Amare Stoudemire's return may provide another boost.
Stoudemire is hoping to end a 13-game absence when New York visits the Cleveland Cavaliers on Friday night.
New York, which clinched a spot in the postseason after Milwaukee lost at Indiana on Thursday night, has gone 9-4 while Stoudemire has been recovering from a bulging disk in his back. Anthony has been the main reason for the team's success during that stretch, averaging a league-high 32.2 points in April.
He scored 33 to lead the Knicks (33-29) past New Jersey 104-95 on Wednesday, had 35 on Tuesday in a win over Boston and scored 42 in a loss to Miami on Sunday.
"He's playing unbelievable right now," said center Tyson Chandler, who added 18 points and 10 rebounds Wednesday. "He's playing, if not the best, definitely in the tops right now, as far as individual basketball."
Anthony, though, refused to take all the credit, deferring accolades to his teammates. Steve Novak and J.R. Smith each hit three 3-pointers off the bench Wednesday for the Knicks, who are in seventh place in the Eastern Conference, one game ahead of eighth-place Philadelphia.
New York will be making its second straight trip to the postseason following a six-year absence.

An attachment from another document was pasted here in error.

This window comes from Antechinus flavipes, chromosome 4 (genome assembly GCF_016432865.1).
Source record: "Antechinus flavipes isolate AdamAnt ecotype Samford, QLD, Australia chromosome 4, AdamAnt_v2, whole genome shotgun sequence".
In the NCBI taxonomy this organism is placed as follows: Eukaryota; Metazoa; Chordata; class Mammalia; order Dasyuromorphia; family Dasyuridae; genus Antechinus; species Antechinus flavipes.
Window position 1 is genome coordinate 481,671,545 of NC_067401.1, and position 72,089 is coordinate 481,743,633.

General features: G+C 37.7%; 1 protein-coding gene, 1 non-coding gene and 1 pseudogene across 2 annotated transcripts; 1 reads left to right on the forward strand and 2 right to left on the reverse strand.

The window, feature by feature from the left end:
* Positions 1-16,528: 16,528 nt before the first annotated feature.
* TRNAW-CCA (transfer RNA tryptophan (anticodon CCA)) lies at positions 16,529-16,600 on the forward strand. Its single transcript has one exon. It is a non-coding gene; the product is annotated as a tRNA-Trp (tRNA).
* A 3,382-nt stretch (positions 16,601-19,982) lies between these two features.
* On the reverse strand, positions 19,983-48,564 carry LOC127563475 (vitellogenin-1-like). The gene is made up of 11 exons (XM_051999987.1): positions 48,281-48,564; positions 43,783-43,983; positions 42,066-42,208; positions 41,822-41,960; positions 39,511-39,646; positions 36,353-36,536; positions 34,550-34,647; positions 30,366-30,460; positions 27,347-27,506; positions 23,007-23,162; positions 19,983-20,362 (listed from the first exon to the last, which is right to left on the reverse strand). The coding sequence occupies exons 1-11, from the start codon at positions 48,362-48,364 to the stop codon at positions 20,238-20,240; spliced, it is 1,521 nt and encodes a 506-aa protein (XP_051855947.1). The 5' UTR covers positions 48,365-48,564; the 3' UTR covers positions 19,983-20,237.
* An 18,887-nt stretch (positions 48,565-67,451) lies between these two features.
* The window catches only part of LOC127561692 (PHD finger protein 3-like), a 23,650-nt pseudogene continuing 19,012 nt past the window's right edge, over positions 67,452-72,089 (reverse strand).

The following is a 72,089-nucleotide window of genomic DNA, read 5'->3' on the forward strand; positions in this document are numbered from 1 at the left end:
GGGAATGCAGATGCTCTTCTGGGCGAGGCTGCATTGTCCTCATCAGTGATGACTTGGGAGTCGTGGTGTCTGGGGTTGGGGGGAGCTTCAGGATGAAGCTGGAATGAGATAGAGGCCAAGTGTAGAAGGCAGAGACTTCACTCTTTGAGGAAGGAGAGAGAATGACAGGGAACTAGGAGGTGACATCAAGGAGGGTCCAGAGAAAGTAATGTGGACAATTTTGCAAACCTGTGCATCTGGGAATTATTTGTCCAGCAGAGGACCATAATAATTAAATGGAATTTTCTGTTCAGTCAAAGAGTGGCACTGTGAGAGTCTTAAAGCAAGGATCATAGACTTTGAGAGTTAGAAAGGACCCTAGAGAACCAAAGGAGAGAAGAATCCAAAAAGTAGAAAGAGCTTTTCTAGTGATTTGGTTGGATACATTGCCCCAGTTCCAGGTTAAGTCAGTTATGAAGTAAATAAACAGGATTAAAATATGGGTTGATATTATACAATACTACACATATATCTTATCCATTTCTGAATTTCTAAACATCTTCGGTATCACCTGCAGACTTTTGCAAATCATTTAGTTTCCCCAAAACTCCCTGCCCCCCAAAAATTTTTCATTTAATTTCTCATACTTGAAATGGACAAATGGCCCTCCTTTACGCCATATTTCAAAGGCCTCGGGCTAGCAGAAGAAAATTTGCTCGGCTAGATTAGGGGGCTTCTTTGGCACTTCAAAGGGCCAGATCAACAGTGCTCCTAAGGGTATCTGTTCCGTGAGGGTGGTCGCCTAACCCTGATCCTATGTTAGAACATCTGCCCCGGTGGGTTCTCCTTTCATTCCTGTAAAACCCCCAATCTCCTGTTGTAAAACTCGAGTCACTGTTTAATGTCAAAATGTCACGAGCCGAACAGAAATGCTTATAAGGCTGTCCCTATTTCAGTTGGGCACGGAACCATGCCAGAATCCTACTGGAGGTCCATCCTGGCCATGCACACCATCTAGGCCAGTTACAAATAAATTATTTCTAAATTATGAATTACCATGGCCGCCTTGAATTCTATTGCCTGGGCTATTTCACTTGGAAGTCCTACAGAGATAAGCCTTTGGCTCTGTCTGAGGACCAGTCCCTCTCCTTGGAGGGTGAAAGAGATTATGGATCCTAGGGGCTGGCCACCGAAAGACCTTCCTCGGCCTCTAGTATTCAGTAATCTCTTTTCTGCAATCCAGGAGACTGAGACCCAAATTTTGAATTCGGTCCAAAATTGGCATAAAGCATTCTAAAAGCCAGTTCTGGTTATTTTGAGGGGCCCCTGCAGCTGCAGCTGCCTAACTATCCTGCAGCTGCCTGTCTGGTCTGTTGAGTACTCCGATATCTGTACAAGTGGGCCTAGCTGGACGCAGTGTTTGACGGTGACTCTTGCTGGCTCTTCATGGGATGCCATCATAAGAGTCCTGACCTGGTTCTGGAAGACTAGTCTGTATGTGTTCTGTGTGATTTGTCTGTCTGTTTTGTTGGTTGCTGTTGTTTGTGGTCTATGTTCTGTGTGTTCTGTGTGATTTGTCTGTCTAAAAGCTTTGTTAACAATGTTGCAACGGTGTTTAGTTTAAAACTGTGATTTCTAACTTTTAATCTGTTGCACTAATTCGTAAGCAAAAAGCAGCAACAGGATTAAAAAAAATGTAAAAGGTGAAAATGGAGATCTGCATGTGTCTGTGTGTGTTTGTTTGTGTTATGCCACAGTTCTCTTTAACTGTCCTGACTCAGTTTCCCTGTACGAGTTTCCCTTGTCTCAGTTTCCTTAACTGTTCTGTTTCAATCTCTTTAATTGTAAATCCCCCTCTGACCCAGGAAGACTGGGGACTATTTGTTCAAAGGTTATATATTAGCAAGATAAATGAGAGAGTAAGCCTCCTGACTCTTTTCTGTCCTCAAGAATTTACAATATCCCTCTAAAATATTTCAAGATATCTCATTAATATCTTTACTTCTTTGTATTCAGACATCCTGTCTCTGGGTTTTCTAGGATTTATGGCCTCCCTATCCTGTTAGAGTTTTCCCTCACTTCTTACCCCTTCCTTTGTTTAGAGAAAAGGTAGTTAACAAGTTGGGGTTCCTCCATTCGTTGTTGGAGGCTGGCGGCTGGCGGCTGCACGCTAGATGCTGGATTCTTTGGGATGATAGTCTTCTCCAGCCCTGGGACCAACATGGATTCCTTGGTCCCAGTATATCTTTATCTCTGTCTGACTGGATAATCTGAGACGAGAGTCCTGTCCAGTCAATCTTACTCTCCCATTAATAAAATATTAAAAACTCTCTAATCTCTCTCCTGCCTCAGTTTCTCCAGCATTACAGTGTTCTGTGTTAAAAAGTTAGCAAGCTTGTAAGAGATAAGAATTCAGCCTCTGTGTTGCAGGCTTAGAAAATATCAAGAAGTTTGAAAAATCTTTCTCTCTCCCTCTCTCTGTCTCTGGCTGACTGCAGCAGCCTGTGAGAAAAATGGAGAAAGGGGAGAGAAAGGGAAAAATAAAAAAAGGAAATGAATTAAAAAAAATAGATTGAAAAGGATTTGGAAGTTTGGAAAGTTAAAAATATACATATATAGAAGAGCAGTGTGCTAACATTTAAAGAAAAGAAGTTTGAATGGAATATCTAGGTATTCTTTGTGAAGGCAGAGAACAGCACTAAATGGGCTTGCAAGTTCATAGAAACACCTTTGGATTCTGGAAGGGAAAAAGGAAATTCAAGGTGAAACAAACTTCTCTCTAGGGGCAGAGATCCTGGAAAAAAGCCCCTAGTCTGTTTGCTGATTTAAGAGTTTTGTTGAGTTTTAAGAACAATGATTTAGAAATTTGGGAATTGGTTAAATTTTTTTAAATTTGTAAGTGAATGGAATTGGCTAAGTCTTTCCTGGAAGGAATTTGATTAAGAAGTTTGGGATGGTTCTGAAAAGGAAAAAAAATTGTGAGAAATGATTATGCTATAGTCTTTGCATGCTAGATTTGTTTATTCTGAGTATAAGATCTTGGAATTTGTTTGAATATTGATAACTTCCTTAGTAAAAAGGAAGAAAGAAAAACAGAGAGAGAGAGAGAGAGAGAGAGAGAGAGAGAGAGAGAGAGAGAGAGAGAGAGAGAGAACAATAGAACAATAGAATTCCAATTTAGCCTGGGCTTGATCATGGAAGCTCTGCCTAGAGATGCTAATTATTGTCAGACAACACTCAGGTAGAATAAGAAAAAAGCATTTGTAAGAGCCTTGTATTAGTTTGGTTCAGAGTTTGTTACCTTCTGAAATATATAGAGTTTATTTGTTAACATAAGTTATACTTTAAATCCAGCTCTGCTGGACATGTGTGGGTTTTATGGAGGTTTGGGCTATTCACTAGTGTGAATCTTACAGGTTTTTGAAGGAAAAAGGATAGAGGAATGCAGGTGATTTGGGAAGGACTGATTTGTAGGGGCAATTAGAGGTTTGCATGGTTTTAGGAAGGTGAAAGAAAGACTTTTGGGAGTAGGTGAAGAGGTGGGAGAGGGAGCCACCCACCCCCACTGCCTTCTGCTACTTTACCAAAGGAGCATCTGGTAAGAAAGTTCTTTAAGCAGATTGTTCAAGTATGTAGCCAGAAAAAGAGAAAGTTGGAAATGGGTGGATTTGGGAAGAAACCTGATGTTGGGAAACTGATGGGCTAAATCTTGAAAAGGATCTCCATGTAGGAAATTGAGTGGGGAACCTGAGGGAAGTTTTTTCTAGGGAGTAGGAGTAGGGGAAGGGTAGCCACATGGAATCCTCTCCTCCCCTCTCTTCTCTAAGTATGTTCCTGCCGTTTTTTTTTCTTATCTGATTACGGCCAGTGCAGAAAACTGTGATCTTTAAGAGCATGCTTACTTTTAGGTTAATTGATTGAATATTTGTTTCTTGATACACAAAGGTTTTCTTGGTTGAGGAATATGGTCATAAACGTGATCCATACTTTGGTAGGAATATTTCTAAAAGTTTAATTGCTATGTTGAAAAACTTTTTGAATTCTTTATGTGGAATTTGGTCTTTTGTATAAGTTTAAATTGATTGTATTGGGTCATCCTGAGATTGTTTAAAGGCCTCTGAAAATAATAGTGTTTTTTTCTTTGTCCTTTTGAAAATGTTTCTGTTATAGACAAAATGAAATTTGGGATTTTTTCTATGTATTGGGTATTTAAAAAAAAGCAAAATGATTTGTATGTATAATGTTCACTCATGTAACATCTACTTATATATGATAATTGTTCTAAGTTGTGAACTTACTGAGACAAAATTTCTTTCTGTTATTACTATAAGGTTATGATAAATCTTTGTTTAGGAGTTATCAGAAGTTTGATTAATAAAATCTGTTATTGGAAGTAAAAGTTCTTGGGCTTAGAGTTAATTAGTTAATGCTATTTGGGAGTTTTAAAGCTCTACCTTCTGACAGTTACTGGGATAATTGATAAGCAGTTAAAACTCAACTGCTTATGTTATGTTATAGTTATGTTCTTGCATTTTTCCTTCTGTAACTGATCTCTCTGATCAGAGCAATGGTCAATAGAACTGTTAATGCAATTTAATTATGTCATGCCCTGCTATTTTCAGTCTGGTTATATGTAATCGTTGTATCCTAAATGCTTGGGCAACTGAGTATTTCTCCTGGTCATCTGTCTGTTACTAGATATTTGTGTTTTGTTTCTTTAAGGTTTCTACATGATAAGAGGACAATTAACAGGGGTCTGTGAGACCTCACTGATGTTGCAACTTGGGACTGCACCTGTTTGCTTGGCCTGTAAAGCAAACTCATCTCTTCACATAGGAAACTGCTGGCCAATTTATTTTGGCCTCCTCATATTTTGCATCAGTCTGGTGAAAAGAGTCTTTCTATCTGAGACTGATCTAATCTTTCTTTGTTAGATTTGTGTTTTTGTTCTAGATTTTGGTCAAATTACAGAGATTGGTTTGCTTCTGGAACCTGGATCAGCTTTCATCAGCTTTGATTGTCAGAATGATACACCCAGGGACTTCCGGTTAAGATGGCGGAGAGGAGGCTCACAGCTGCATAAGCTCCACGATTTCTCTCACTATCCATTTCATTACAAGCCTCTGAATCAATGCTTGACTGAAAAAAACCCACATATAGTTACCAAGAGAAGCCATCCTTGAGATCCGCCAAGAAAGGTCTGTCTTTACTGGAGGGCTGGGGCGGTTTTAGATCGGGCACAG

"Guys are feeling comfortable with their shot right now," Anthony said. "They get it and make something happen."
Some have wondered, though, if Stoudemire's impending return will take shots away from the red-hot Anthony. Anthony averaged 14.0 points while shooting 39.4 percent in his last seven games before Stoudemire and Jeremy Lin went down with injuries March 24, though New York went 6-1 in that stretch.
If he returns Friday, Stoudemire may have to shake off some rust, much like Kyrie Irving had to do in Cleveland's 103-87 loss to the 76ers on Wednesday.
Irving returned after missing nine straight games with a sprained shoulder and scored nine points while shooting 4 of 10 from the field.
"It felt good to be back out there," Irving said. "I really felt good finally getting my legs back under me. I'd rather be out there on one leg than sitting on the bench."
Coach Byron Scott and the organization mulled shutting down the rookie for the remainder of the season rather than risking further injury to the No. 1 overall pick, but Irving pleaded to play.
"Kyrie and I talked the other day a bunch via text and he kept telling me how much it was eating him up sitting on the bench," Scott said. "He's a competitor. He wants to play. He wants to be out there with his teammates."
Irving isn't sure how much he'll be on the court with the Cavaliers (20-41) finishing another disappointing season, though he said he'll play as much as he's allowed.
"Most likely I won't play in all five (remaining games) knowing coach Scott, but we'll see how it goes," Irving said. "I've been putting my case in and letting him know I'm 100 percent and ready to go."
Irving and Stoudemire missed the most recent meeting March 31, when Smith scored a game-high 20 points off the bench in New York's 91-75 win.
Irving and Anthony scored 22 points apiece in the Knicks' 120-103 win Feb. 29. The Cavs beat the Knicks at home 91-81 on Jan. 25 despite Irving being held to seven points.